Masson & Parsons & Ors  HCA 21
On 19 June 2019, the High Court of Australia (HCA) handed down a unanimous decision to allow an appeal of a judgement of the Full Court of the Family Court of Australia in relation to parenting orders made under Part VII of the Family Law Act 1975. If you missed this decision, continue reading for a brief summary of the facts of the case and reasons for judgment.
In 2006 the man, Mr Masson, and his then friend Ms Parsons agreed to use artificial insemination for Ms Parsons to conceive a child. Mr Masson’s understanding was that once the child was born, he would be involved in the child’s life.
At the time of the child’s birth, the appellant’s name was entered onto her birth certificate. After the child was born, Ms Parsons commenced a de facto relationship with Ms P, another woman. The child lived with the couple and they were both considered her mother, but Mr Masson was closely involved with the child.
In 2015, the mothers planned to move, along with the child, to New Zealand. Mr Masson applied to the Family Court of Australia seeking orders for parental responsibility and orders preventing the mothers from leaving Australia with the child. There were then 3 Court decisions.
Justice Cleary of the Family Court determined that the Family Law Act sets out that a man who provides semen for the purposes of artificial insemination is presumed not to be the father of the child born as a result of that procedure. However, she also said that the provisions in the Act were not an exhaustive list of the types of people who could be considered parents and because the appellant was considered a parent within the ordinary English meaning of the word, he was a parent of the child for the purposes of the Family Law Act.
The mothers appealed to the Full Court of the Family Court. The Full Court agreed with Justice Cleary that the provisions were not exhaustive and expanded on who could be considered a parent. However, they did not agree with her conclusion that Mr Masson was considered a parent of the child. The Full Court looked at the Judiciary Act 1903 (Commonwealth legislation) and determined that it picked up sections of the Status of Children Act 1996 (NSW legislation). In this analysis of the legislation, it was concluded that there was an irrebuttable presumption that the appellant was not a parent of the child.
Once the case reached the High Court, it was unanimously agreed that the determination made by the Full Court regarding the application of the Judiciary Act and the Status of Children Act to the case was not correct, but rather the determination of Justice Cleary was. The High Court said at paragraph 39 of its decision that the provisions in the Status of Children Act were a “conditional rule of law determinative of the parental status of the persons to whom it applies which operated independently of anything done by a court or tribunal”, meaning that the provisions are not picked up by the Judiciary Act as the respondents had argued in the Full Court.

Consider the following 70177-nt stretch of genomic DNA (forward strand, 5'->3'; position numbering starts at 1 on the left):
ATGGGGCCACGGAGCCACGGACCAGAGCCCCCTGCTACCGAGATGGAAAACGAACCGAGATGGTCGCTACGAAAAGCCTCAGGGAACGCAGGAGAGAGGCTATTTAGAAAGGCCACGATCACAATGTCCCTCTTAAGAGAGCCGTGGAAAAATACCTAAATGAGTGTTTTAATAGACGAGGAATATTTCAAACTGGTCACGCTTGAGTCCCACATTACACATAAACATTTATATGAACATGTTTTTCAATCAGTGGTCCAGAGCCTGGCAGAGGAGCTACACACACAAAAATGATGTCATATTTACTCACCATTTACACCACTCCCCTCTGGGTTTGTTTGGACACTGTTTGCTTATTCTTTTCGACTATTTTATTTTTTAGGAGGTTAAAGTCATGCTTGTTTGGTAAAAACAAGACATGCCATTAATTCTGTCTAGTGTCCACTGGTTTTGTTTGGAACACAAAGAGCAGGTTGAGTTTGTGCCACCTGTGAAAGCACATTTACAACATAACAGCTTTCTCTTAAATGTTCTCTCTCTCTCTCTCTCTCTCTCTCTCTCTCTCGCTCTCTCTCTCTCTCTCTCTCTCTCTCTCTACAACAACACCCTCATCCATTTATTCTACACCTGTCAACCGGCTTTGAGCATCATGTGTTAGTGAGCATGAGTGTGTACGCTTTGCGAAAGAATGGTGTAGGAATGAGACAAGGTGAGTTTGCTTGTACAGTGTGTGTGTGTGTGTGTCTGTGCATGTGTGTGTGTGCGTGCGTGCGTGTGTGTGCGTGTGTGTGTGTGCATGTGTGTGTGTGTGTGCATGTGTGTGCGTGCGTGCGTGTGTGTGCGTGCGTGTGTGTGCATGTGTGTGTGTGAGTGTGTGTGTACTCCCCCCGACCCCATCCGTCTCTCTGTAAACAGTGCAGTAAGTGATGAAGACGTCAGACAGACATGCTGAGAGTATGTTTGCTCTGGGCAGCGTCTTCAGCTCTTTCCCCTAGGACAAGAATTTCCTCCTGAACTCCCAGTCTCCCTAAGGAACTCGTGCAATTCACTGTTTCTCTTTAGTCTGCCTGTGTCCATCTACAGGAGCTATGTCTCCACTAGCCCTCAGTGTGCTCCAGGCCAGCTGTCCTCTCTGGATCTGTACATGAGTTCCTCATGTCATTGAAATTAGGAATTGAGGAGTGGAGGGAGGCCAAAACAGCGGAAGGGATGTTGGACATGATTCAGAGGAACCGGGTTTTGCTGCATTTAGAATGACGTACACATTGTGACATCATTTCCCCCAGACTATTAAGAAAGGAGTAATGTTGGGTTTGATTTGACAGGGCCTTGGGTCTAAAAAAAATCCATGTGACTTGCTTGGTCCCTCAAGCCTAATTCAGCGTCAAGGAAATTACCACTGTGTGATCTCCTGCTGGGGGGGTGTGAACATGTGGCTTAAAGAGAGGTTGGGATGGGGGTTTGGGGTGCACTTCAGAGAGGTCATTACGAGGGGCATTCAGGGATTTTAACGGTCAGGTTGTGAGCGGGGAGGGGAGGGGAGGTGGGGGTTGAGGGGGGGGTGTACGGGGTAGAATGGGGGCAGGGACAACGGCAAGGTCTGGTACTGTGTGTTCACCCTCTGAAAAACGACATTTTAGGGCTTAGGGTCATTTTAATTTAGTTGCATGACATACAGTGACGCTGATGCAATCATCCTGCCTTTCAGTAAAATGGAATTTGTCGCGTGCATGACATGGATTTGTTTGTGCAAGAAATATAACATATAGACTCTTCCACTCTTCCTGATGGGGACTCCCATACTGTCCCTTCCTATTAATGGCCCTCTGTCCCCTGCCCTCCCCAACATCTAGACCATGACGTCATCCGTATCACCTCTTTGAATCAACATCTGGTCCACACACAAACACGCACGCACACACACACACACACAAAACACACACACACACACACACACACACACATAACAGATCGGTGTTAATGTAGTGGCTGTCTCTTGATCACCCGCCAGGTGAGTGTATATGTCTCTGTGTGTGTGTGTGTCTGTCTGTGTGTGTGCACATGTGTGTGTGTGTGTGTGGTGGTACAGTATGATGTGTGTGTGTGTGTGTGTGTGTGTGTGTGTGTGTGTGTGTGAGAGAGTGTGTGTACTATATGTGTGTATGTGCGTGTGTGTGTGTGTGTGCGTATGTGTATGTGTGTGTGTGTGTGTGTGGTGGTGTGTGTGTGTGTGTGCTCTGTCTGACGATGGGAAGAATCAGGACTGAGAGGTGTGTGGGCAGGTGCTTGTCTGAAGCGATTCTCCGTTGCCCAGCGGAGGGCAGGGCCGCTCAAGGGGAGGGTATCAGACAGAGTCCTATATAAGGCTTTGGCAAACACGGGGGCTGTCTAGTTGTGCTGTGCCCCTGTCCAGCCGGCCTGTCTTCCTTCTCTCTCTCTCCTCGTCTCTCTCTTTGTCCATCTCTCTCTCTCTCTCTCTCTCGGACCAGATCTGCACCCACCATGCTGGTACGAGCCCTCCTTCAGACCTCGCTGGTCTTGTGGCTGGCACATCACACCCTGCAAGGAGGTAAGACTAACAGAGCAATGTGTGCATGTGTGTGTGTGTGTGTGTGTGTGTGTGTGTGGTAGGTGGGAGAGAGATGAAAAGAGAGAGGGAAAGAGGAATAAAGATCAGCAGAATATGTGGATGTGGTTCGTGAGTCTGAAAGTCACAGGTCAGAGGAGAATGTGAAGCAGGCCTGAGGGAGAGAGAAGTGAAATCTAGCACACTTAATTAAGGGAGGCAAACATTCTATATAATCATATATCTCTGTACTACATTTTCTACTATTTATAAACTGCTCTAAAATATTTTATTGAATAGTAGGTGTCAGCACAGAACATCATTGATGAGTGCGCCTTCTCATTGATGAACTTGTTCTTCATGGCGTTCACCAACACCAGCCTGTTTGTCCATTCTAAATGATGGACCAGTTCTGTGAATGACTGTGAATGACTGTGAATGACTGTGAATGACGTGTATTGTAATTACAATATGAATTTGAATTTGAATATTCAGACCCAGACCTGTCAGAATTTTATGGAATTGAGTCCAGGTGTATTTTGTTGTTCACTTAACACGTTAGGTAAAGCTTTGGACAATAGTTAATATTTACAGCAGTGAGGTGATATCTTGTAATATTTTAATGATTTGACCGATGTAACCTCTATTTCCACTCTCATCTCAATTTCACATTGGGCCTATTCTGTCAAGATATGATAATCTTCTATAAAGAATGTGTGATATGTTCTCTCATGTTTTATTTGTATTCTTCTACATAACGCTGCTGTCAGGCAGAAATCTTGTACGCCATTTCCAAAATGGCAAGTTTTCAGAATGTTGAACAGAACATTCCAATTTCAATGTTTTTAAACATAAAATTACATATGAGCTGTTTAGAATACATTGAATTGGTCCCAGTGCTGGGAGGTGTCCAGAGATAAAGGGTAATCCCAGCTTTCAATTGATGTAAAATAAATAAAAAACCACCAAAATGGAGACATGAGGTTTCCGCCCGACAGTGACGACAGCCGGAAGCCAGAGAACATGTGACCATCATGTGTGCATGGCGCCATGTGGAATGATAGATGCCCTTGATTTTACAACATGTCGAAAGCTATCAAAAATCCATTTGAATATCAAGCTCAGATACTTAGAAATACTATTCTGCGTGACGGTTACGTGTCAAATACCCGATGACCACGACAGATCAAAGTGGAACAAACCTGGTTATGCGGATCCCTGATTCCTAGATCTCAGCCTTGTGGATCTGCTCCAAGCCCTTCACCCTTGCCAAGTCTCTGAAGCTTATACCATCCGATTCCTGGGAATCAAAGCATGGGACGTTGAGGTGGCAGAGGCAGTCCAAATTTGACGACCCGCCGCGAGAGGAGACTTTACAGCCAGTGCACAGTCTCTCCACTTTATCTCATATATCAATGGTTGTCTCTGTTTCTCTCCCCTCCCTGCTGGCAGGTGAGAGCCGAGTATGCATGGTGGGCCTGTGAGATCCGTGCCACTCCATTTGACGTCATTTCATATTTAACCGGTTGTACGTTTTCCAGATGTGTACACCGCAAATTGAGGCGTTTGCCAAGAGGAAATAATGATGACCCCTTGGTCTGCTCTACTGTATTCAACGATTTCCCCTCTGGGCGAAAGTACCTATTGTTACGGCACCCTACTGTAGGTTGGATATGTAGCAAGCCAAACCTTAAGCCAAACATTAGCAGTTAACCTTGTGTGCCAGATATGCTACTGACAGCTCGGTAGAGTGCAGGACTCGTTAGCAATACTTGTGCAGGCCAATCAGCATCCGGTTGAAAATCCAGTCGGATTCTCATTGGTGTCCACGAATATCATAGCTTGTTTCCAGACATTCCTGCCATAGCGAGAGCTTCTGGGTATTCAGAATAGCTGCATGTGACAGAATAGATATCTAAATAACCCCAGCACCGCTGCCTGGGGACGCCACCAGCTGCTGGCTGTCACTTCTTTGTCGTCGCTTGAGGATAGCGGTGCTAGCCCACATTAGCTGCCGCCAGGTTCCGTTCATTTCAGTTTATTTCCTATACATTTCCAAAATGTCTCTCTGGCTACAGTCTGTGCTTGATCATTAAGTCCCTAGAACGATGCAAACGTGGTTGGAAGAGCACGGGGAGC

The High Court also said that Mr Masson was correct in arguing that the provisions in the Status of Children Act could not be picked up by the Judiciary Act because the Family Law Act had “otherwise provided”.
The High Court noted that Part VII of the Family Law Act proceeded on the premise that the word “parent” retained its ordinary English meaning, and agreed with both Justice Cleary and the Full Court that the list of people who could be considered parents set out in the provisions of the Family Law Act was not exhaustive.
The High Court rejected the argument by the mothers that the ordinary English meaning of the word “parent” excluded a “sperm donor” because the appellant, in this case, was much more than just a “sperm donor”, but someone who was very involved in the child’s life, even known to her as “dad”.
It was concluded in paragraph 55 of the decision that “no reason has been shown to doubt the primary judge’s conclusion that the appellant (Mr Masson) is a parent of his daughter”.
Every family law case is unique given every family’s individual circumstances. Most sperm donors do not have any involvement in the lives of children born as a result of their donation. But there are numerous known sperm donors who have varying degrees of involvement in the children’s lives.
This case revolves around a sperm donor who was very closely involved in the child’s life, and so the decision may well have been different if he was only involved to a much lesser degree.
If you have any questions about artificial insemination and parenting rights/responsibilities, get in contact with Sarah Bevan Family Lawyers.
Case Study was written by Katherine Neilson, Family Lawyer at Sarah Bevan Family Lawyers.